Happy New Year!
Sounds simple, a no brainer right?
Doh….Mary gave birth to Jesus. Yup. We’re n the midst of the whole Christmas season, surrounded by nativity scenes, Mary pregnant on the donkey, Baby Jesus in the manger….that’s the quintessential “mom” scene.
This IS one of the uber Catholic solemnities….one of the ones that cause some division. But in my humble opinion, that division is not justified; it’s a tempest in a teapot (to use momspeak). So, why the big deal…”Mary, Mother of God?”
Well that term took some theological
argument discussion. Ages ago, literally. Way, way, before the “Big split (into the whole Protestant/Catholic deal).” Even way before any real divide between Eastern and Western Christianity. Because it speaks to Jesus and his Divinity and while it seems obvious, it wasn’t so much…and you know, folks like things really pinned down officially and academically. Hence, long ago – 431 AD – they even held a council of the bishops of the world, those who had received the faith, entrusted to them, on down in succession from the Apostles, to officially pin this all down. Because someone was teaching that Jesus wasn’t divine from the moment of his conception or even birth, but taught that he was elevated to divinity later. Was Jesus divine from the moment of his conception, or was he born only human? Did Mary give birth to a human person or a divine person? Was Mary, or was she not, in that sense, “Mother of God?” Can we even speak those words? Well, God chose and prepared her for Himself, from all the women of all time, to be the bearer of His Son. And while the first person of the Trinity, God the Father is the sole source of Jesus’ divinity, from “in the beginning”, and Mary the sole source of his humanity, by the power of the Holy Spirit these two natures are inseparably, indivisibly, united in the one person Jesus Christ from the moment of His conception — thus declared the great council of Ephesus. And as God’s Son is Divine and not only human, well, then Mary properly IS to be called the Mother of God.
The precise title “Mother of God” goes back even further, at least to the third or fourth century. In the Greek form Theotokos (God-bearer), it became the touchstone of the Church’s teaching about the Incarnation. The Council of Ephesus in 431 insisted that the holy Fathers were right in calling the holy virgin Theotokos.
Really, it just remains kind of mind blowing to me. Mary had the choice to say, “Um, nope, not doing this, too hard, too strange…really? Mother of God? I don’t get it….let me think about it.“ But she didn’t. She said “Yes.” “Fiat.“ And thus the world began to be brought back into the proper order and we were all given the best present ever.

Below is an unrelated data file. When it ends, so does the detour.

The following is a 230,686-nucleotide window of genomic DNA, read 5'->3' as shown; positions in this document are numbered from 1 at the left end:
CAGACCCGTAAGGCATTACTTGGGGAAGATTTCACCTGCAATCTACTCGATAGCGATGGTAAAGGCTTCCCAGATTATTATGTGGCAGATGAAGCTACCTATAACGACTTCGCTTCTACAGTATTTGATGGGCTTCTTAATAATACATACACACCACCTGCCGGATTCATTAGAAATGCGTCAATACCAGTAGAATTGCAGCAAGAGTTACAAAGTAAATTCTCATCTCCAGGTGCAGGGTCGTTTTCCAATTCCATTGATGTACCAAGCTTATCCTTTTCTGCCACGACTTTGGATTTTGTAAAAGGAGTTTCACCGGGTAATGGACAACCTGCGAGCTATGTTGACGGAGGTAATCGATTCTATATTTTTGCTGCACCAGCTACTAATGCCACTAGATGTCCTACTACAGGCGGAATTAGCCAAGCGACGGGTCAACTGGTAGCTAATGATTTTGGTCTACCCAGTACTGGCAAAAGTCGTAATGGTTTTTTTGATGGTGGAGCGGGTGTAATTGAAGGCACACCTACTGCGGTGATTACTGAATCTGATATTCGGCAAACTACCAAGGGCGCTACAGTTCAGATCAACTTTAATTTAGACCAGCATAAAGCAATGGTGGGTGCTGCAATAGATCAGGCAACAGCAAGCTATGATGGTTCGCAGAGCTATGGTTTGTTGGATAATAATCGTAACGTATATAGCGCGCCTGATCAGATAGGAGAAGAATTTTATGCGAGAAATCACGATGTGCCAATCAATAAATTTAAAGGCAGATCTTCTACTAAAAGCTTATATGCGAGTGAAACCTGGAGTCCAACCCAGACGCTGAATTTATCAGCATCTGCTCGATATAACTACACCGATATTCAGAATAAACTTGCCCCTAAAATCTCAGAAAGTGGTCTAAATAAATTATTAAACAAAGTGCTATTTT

“Long lay the world, in sin and error pining,
’til He appeared, and the soul felt it’s worth”
So today I am looking at icons. Because today, on the last day of Christmas, we celebrate the mother, the Theotokos, the “Mother of God.” And really, icons are about the only way to begin to wrap your mind around all this. Because who can imagine God, really? You can’t. I can’t — not really as He is. And as soon as you think you are…well, you’ve fallen into presumption now, haven’t you? So, icons are perfect for today. They function as “little windows into heaven.” Icons (Ikonos — Images, in Greek) are images of the true Ikon, the one who images the Father, the one who shows us the Father, the face of God, that he revealed to the world “in the fullness of time” born of a woman, of a pure and holy virgin. Whom He loves more deeply, more perfectly than any other son loves his mother, and whom “all generations shall call blessed”.
They are not meant to be realistic or have realistic lifelike perspective. They represent what we cannot fully see with just our own eyes and senses; they image the world beyond the veil, the divine, the eternal. And so today I want to look at these icons and ponder them. Ponder what it means for her to be the Mother of God, the Theotokos…what faith and trust it took to say ‘fiat’, ‘be it done unto me according to thy word.’ To contemplate the fullness of it all and take maybe one or two (or the multitude that I need) lessons from it.
Today ends the Octave of Christmas. The new year is launched. It is set in motion with a remembrance of the greatest faith and hope and love. We step into the new year on the right foot, so to speak. Today we celebrate mom, Mary. I like that so much. And, it’s really no coincidence that it’s also the World Day of Peace. Because we mom’s, we are all about peace: the seeking, the getting, the craving, the searching, the making of peace.
Peace almost always begins with the mom.
Thus, we need today’s World Day of Peace and New Year to coincide with the Solemnity of the Mother of God. It’s a big job, a big day. We need the the biggest hope and love of the best mother….because she brings us her Son.
Happy New Year!
Happy Feast day!
Wishing us all a peaceful day and new year to come!